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The Lowdown on Types of Whisky (or Whiskey)

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Let’s start with the spelling. You’ll see both spellings – whiskey and whisky – and both are considered correct. There are a couple of schools of thought on the spelling, and it really depends on whom you ask. In Ireland and here in the U.S., whiskey is the most common spelling, while it is “whisky” in other whiskey-producing countries such as Scotland. Clear as mud, right?

Whisky/whiskey is made from fermented grain mash – and like beer – is distilled. It’s the type of grain used, distillation process, and casks used for aging that make each whiskey unique. Many countries make whiskey, although some types are more well-known than others.

Types of Whisky/Whiskey 

When it comes to regions where whiskey is distilled, there are five main regions: Scotch Whisky, Irish Whiskey, Kentucky (Bourbon), Canadian Whiskey, and Tennessee Whiskey. 

  • Scotch Whisky – To be called Scotch, it must be 100 percent made in Scotland. Scotch is made from malted Barley and aged no less than three years in oak casks.
  • Irish Whiskey – Must be from Ireland, and aged at least three years in wooden casks. 
  • Bourbon – Named after Bourbon County, Kentucky, and made from at least 51 percent corn. To be called Bourbon, it must be made in the United States, be aged in new oak charred barrels, distilled to more than 160-proof, entered into the barrel at 125-proof, bottled at not less than 80 proof, and lastly may not contain any added flavoring, coloring or additives.
  • Tennessee Whiskey – Bourbon made in Tennessee.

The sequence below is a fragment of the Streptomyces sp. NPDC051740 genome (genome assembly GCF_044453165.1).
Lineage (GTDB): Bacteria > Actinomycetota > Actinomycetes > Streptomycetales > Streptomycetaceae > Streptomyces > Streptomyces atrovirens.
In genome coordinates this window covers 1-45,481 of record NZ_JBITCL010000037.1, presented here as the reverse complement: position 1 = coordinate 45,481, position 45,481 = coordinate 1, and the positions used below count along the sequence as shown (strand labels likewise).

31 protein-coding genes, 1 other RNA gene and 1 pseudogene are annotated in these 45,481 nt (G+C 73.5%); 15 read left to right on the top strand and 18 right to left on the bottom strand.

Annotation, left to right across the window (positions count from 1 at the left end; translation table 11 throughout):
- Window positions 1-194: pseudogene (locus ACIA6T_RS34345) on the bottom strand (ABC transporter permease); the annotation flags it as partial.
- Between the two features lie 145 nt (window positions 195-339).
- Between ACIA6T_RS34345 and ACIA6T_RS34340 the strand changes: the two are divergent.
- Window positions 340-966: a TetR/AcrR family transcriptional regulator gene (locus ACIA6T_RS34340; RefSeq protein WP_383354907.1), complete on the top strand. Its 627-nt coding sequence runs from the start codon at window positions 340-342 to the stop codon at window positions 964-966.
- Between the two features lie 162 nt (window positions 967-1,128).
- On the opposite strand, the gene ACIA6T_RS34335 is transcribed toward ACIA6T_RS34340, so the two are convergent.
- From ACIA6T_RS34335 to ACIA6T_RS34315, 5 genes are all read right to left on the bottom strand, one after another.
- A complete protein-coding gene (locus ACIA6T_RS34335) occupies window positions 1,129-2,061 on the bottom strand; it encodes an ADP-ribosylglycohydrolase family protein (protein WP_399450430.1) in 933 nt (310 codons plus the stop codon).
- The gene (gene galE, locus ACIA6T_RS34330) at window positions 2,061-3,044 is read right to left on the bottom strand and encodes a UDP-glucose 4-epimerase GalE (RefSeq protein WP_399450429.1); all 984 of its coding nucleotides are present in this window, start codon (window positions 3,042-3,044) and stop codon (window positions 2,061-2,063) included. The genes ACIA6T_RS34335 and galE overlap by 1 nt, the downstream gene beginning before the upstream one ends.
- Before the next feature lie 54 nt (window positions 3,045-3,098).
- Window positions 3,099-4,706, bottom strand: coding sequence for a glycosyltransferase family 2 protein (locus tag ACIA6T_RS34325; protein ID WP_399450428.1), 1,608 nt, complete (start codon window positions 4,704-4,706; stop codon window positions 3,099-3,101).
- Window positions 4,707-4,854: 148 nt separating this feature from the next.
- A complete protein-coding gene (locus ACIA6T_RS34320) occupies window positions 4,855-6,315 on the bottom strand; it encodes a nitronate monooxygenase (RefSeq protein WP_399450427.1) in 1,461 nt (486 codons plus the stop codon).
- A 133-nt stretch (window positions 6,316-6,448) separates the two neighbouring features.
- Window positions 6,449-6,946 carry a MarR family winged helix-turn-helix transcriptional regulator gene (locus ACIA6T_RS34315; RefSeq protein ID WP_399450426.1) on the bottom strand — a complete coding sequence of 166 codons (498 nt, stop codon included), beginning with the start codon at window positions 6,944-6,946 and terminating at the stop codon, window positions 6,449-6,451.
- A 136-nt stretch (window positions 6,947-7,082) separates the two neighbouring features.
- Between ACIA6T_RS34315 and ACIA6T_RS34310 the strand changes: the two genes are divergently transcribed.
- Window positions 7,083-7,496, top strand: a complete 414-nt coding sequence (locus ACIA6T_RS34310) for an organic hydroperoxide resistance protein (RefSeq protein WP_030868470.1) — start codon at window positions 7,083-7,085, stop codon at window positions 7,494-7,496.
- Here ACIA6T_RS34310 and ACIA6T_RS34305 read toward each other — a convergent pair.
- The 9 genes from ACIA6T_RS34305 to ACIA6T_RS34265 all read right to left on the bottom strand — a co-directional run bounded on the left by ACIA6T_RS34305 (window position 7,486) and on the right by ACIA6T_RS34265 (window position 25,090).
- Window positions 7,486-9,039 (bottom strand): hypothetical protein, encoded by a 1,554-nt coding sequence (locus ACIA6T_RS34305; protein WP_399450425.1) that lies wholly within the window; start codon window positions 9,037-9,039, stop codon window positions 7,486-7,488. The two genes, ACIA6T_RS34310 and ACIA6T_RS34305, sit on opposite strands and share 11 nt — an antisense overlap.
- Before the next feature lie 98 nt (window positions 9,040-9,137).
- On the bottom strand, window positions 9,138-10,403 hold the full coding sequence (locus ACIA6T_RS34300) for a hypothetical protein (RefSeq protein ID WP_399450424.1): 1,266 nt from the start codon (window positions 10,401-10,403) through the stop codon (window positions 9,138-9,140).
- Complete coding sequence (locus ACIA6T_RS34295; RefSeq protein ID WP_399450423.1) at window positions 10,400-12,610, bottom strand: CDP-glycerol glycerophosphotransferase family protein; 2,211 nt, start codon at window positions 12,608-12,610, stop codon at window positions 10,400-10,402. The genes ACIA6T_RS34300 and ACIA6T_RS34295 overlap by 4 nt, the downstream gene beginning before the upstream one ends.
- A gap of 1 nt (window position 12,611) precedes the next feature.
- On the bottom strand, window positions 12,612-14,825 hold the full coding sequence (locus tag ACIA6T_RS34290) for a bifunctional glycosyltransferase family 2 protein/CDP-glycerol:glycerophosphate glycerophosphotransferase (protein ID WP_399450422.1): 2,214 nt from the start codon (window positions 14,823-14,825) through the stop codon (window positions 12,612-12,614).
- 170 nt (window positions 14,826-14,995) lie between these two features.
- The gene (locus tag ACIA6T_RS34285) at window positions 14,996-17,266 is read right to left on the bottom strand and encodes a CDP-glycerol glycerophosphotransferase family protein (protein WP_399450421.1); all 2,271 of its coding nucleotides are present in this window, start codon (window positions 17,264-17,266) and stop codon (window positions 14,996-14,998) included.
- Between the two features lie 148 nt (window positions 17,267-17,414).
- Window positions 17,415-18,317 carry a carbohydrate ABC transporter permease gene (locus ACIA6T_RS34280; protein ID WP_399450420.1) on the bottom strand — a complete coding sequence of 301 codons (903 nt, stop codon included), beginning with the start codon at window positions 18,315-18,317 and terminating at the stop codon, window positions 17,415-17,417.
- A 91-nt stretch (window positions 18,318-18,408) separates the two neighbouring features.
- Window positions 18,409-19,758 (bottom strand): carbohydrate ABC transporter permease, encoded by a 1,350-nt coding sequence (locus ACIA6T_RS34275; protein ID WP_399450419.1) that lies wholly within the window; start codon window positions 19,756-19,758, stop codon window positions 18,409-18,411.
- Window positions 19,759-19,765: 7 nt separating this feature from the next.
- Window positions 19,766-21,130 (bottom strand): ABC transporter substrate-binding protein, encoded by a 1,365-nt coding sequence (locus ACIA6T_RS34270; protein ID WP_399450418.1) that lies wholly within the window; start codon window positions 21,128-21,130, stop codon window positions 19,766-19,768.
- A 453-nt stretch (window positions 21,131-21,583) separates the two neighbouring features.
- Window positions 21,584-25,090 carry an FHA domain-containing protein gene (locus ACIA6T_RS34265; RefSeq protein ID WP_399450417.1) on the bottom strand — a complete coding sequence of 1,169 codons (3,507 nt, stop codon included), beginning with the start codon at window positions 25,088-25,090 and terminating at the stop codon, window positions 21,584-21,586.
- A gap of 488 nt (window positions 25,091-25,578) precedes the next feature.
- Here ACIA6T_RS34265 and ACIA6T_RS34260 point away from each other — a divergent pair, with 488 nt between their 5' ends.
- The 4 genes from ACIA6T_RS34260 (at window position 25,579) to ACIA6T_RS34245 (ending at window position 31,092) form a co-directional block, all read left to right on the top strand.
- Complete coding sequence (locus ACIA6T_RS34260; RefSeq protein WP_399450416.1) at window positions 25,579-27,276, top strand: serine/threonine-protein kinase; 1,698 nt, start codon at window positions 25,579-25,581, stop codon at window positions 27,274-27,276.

• Rye Whiskey – This is one of the hottest types of Whiskey now trending. Let’s call it the Rye Revival. It has a bit of a spice flavor. Canada has been producing Rye has a long time – some say as nearly as long as it’s been a country. In the US, American Rye has become a favorite for cocktails including the beloved Old-Fashioned. And, yes, it’s made mostly of rye. 

Whiskey Trivia: 

Mountain Dew, the soft drink, was originally created in Tennessee to be a whiskey chaser.

George Washington was a whiskey man. His distillery produced 11,000 gallons of whiskey in 1799 – making him the largest America whiskey producer at the time.

Alexander Hamilton, one of the founding fathers, may be popular now due to the Tony-Award winning smash Broadway hit, Hamilton, but he wasn’t so popular with some farmers in western Pennsylvania. They rebelled against the liquor tax proposed by the then Secretary of the Treasury and it’s even known as the Whiskey Rebellion of 1794. 

Whiskey dates back to 1000-1200, when distillation spread from continental Europe to Irish and Scottish monasteries. Unable to access grapes for wine, local distilleries focused their efforts on the fermenting of grain mash, creating the first modern whiskey.

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